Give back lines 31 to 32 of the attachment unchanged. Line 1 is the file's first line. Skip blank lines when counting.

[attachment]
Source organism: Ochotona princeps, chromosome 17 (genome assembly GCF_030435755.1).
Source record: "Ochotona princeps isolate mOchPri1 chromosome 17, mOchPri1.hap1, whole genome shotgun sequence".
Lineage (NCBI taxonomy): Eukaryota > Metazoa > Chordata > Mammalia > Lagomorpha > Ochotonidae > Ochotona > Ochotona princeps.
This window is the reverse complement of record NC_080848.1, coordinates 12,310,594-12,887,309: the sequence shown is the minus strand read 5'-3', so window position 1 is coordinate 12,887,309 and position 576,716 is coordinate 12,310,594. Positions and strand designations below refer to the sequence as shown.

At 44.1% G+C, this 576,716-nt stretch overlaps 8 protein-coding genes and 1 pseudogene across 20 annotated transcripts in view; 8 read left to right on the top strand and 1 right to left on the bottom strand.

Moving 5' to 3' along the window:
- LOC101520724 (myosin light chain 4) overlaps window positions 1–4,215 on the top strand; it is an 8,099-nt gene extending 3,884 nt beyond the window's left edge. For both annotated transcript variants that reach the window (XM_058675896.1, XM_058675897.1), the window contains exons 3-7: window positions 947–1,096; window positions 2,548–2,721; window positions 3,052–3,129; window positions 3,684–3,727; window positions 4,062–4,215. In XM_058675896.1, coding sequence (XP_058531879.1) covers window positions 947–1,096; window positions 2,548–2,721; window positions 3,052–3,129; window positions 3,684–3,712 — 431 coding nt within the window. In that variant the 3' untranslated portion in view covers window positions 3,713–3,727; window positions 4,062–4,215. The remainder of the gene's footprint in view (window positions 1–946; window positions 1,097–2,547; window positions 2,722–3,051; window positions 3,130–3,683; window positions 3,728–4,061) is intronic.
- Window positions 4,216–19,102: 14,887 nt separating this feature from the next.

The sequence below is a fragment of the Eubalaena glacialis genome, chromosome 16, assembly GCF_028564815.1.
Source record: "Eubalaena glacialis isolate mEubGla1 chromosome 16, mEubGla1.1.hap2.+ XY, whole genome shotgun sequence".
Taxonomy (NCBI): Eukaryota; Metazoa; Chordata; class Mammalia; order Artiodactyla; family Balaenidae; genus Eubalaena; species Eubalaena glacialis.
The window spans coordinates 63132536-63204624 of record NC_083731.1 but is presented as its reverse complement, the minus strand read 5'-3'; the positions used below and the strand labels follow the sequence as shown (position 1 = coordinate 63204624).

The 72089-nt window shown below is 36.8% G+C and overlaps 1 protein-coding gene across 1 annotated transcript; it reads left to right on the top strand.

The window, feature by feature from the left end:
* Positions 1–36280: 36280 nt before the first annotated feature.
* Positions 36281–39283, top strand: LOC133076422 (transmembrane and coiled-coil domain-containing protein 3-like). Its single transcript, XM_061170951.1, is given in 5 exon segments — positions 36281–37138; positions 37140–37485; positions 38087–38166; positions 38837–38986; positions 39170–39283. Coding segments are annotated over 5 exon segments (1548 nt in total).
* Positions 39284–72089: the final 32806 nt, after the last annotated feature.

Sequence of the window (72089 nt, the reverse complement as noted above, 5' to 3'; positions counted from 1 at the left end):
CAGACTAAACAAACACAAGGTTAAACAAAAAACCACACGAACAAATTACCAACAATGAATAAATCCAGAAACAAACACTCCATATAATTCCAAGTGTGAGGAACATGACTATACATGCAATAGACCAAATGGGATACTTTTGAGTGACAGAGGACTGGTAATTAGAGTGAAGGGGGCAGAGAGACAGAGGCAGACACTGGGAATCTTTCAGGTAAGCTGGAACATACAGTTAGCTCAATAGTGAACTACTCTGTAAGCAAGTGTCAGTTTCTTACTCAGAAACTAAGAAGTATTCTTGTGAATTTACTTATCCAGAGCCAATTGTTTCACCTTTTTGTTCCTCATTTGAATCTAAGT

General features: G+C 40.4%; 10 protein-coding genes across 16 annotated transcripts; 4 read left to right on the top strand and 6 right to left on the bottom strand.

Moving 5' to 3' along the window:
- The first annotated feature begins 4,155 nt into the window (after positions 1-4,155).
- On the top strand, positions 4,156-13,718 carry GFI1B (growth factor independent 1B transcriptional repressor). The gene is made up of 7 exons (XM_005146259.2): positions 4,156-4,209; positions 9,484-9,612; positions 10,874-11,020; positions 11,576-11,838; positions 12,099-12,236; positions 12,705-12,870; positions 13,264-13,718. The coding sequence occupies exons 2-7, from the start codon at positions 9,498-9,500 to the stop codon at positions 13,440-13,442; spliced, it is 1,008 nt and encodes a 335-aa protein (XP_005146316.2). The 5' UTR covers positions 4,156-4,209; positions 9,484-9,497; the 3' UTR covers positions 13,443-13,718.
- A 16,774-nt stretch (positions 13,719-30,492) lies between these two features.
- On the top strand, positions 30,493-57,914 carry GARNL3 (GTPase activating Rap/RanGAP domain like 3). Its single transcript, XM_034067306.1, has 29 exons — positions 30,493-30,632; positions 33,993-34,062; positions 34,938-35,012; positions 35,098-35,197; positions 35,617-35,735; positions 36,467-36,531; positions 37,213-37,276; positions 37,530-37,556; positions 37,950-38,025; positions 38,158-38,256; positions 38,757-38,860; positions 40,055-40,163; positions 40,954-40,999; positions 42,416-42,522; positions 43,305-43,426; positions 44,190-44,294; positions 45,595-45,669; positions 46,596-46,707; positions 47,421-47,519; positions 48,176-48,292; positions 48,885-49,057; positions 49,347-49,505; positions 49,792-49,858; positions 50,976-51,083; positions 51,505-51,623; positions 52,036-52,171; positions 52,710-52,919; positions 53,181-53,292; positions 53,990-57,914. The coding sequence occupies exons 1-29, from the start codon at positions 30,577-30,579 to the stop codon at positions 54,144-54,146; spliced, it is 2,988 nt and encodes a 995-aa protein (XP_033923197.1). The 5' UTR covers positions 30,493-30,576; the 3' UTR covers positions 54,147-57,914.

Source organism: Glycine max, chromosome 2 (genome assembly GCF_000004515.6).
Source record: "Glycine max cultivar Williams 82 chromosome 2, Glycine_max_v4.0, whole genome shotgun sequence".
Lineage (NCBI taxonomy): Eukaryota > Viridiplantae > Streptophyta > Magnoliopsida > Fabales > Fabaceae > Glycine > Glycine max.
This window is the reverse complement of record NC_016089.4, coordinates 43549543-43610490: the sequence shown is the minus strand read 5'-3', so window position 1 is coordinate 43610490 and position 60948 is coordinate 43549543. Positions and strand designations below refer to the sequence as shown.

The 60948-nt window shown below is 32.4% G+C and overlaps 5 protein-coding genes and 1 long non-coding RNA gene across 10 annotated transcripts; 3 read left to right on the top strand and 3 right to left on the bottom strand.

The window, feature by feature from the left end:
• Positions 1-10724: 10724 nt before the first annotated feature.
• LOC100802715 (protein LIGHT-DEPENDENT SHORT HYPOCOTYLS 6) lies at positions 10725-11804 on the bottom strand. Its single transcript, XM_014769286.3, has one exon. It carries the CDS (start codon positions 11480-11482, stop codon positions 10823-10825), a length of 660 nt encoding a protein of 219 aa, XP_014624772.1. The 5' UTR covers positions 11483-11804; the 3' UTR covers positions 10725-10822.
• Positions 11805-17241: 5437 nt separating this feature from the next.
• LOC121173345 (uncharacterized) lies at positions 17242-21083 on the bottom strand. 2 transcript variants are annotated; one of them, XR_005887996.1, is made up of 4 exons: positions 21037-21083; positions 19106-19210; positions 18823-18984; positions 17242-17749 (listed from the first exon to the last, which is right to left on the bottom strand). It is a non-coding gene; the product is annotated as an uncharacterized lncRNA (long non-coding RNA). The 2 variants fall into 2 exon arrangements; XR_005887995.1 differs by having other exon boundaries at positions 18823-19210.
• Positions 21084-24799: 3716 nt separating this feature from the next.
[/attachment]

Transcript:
The window, feature by feature from the left end:
• Positions 1-10724: 10724 nt before the first annotated feature.